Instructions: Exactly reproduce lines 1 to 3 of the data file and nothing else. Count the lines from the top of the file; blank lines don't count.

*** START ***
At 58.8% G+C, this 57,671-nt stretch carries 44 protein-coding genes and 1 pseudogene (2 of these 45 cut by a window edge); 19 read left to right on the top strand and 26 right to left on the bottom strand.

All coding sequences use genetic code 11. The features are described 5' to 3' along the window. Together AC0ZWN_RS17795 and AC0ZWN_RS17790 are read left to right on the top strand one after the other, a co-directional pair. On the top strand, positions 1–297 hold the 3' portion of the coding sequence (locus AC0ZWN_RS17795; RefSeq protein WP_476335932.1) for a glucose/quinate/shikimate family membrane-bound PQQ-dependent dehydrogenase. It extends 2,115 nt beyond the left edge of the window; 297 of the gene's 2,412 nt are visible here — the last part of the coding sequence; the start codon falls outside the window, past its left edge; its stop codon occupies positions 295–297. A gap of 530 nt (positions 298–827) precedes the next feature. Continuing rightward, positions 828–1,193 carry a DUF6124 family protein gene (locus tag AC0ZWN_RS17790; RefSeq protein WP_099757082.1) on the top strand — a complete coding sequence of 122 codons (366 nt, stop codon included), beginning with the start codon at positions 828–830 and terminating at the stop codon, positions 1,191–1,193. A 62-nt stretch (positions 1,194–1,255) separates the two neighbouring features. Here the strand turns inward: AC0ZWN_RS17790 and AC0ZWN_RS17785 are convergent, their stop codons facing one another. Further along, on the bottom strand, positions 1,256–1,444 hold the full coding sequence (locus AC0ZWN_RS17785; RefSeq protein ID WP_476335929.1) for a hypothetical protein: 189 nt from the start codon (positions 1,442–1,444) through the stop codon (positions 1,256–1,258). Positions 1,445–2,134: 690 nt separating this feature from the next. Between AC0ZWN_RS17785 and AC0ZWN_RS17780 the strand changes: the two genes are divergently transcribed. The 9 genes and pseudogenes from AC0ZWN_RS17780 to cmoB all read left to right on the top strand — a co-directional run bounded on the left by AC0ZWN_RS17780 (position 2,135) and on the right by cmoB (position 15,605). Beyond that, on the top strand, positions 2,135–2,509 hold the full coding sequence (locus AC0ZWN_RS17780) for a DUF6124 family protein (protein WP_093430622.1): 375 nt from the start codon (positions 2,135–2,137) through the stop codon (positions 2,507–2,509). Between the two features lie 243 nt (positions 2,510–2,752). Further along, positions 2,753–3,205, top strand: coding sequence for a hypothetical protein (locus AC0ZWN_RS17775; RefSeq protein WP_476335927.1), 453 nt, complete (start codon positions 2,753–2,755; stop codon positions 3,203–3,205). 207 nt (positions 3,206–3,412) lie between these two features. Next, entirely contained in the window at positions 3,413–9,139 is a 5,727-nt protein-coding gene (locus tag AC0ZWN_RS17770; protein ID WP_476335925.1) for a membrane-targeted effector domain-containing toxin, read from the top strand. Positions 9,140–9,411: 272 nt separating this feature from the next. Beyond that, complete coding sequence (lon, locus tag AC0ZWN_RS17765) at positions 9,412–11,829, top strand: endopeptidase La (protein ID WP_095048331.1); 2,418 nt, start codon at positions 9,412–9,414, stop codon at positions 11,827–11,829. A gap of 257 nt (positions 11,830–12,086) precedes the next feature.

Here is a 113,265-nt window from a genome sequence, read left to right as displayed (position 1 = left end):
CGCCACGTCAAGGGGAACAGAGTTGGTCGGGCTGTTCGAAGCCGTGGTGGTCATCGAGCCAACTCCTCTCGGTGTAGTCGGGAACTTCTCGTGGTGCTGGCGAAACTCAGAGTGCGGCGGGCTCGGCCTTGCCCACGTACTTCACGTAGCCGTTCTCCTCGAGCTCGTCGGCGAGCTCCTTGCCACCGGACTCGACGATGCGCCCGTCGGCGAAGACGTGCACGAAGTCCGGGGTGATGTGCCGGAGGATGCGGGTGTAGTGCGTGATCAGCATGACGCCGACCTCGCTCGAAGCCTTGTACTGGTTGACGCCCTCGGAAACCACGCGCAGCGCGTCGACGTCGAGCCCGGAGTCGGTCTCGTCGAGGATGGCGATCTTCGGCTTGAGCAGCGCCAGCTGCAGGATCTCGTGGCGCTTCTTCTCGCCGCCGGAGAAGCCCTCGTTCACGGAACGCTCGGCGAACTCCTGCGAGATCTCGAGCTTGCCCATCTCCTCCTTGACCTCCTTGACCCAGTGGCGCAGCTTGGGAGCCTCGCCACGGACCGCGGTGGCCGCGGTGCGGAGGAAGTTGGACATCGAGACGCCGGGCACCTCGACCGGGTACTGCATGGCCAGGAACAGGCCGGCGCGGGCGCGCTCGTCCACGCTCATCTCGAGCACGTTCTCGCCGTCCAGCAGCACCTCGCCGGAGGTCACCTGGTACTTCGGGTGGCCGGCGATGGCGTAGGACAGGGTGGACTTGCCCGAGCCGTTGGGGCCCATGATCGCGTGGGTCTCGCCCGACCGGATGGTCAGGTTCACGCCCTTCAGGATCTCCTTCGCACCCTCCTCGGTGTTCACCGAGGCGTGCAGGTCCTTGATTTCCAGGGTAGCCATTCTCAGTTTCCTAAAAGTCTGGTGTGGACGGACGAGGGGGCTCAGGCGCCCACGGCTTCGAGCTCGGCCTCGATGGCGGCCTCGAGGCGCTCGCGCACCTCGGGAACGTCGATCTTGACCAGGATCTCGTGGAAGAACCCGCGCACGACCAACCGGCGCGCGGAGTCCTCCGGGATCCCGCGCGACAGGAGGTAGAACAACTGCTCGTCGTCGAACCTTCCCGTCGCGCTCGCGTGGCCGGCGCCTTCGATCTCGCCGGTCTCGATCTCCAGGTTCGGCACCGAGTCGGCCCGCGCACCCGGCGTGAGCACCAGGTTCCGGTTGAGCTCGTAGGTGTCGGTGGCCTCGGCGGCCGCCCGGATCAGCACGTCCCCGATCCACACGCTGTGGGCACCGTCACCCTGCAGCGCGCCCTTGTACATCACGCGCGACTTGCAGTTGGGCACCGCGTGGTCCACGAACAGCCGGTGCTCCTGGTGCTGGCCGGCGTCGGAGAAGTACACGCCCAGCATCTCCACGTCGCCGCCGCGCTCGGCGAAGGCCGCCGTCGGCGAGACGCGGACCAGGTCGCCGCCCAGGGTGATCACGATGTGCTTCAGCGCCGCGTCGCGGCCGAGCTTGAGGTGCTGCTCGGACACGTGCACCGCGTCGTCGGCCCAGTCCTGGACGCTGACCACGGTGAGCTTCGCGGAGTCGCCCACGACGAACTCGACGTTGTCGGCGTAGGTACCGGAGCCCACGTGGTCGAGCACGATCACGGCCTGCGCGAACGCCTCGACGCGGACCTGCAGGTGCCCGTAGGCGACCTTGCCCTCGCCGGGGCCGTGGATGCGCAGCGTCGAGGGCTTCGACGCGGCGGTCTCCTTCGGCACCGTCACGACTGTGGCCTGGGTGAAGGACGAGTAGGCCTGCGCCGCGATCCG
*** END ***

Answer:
At 58.8% G+C, this 57,671-nt stretch carries 44 protein-coding genes and 1 pseudogene (2 of these 45 cut by a window edge); 19 read left to right on the top strand and 26 right to left on the bottom strand.

All coding sequences use genetic code 11. The features are described 5' to 3' along the window. Together AC0ZWN_RS17795 and AC0ZWN_RS17790 are read left to right on the top strand one after the other, a co-directional pair. On the top strand, positions 1–297 hold the 3' portion of the coding sequence (locus AC0ZWN_RS17795; RefSeq protein WP_476335932.1) for a glucose/quinate/shikimate family membrane-bound PQQ-dependent dehydrogenase. It extends 2,115 nt beyond the left edge of the window; 297 of the gene's 2,412 nt are visible here — the last part of the coding sequence; the start codon falls outside the window, past its left edge; its stop codon occupies positions 295–297. A gap of 530 nt (positions 298–827) precedes the next feature. Continuing rightward, positions 828–1,193 carry a DUF6124 family protein gene (locus tag AC0ZWN_RS17790; RefSeq protein WP_099757082.1) on the top strand — a complete coding sequence of 122 codons (366 nt, stop codon included), beginning with the start codon at positions 828–830 and terminating at the stop codon, positions 1,191–1,193. A 62-nt stretch (positions 1,194–1,255) separates the two neighbouring features. Here the strand turns inward: AC0ZWN_RS17790 and AC0ZWN_RS17785 are convergent, their stop codons facing one another. Further along, on the bottom strand, positions 1,256–1,444 hold the full coding sequence (locus AC0ZWN_RS17785; RefSeq protein ID WP_476335929.1) for a hypothetical protein: 189 nt from the start codon (positions 1,442–1,444) through the stop codon (positions 1,256–1,258). Positions 1,445–2,134: 690 nt separating this feature from the next. Between AC0ZWN_RS17785 and AC0ZWN_RS17780 the strand changes: the two genes are divergently transcribed. The 9 genes and pseudogenes from AC0ZWN_RS17780 to cmoB all read left to right on the top strand — a co-directional run bounded on the left by AC0ZWN_RS17780 (position 2,135) and on the right by cmoB (position 15,605). Beyond that, on the top strand, positions 2,135–2,509 hold the full coding sequence (locus AC0ZWN_RS17780) for a DUF6124 family protein (protein WP_093430622.1): 375 nt from the start codon (positions 2,135–2,137) through the stop codon (positions 2,507–2,509). Between the two features lie 243 nt (positions 2,510–2,752). Further along, positions 2,753–3,205, top strand: coding sequence for a hypothetical protein (locus AC0ZWN_RS17775; RefSeq protein WP_476335927.1), 453 nt, complete (start codon positions 2,753–2,755; stop codon positions 3,203–3,205). 207 nt (positions 3,206–3,412) lie between these two features. Next, entirely contained in the window at positions 3,413–9,139 is a 5,727-nt protein-coding gene (locus tag AC0ZWN_RS17770; protein ID WP_476335925.1) for a membrane-targeted effector domain-containing toxin, read from the top strand. Positions 9,140–9,411: 272 nt separating this feature from the next. Beyond that, complete coding sequence (lon, locus tag AC0ZWN_RS17765) at positions 9,412–11,829, top strand: endopeptidase La (protein ID WP_095048331.1); 2,418 nt, start codon at positions 9,412–9,414, stop codon at positions 11,827–11,829. A gap of 257 nt (positions 11,830–12,086) precedes the next feature.

Here is a 113,265-nt window from a genome sequence, read left to right as displayed (position 1 = left end):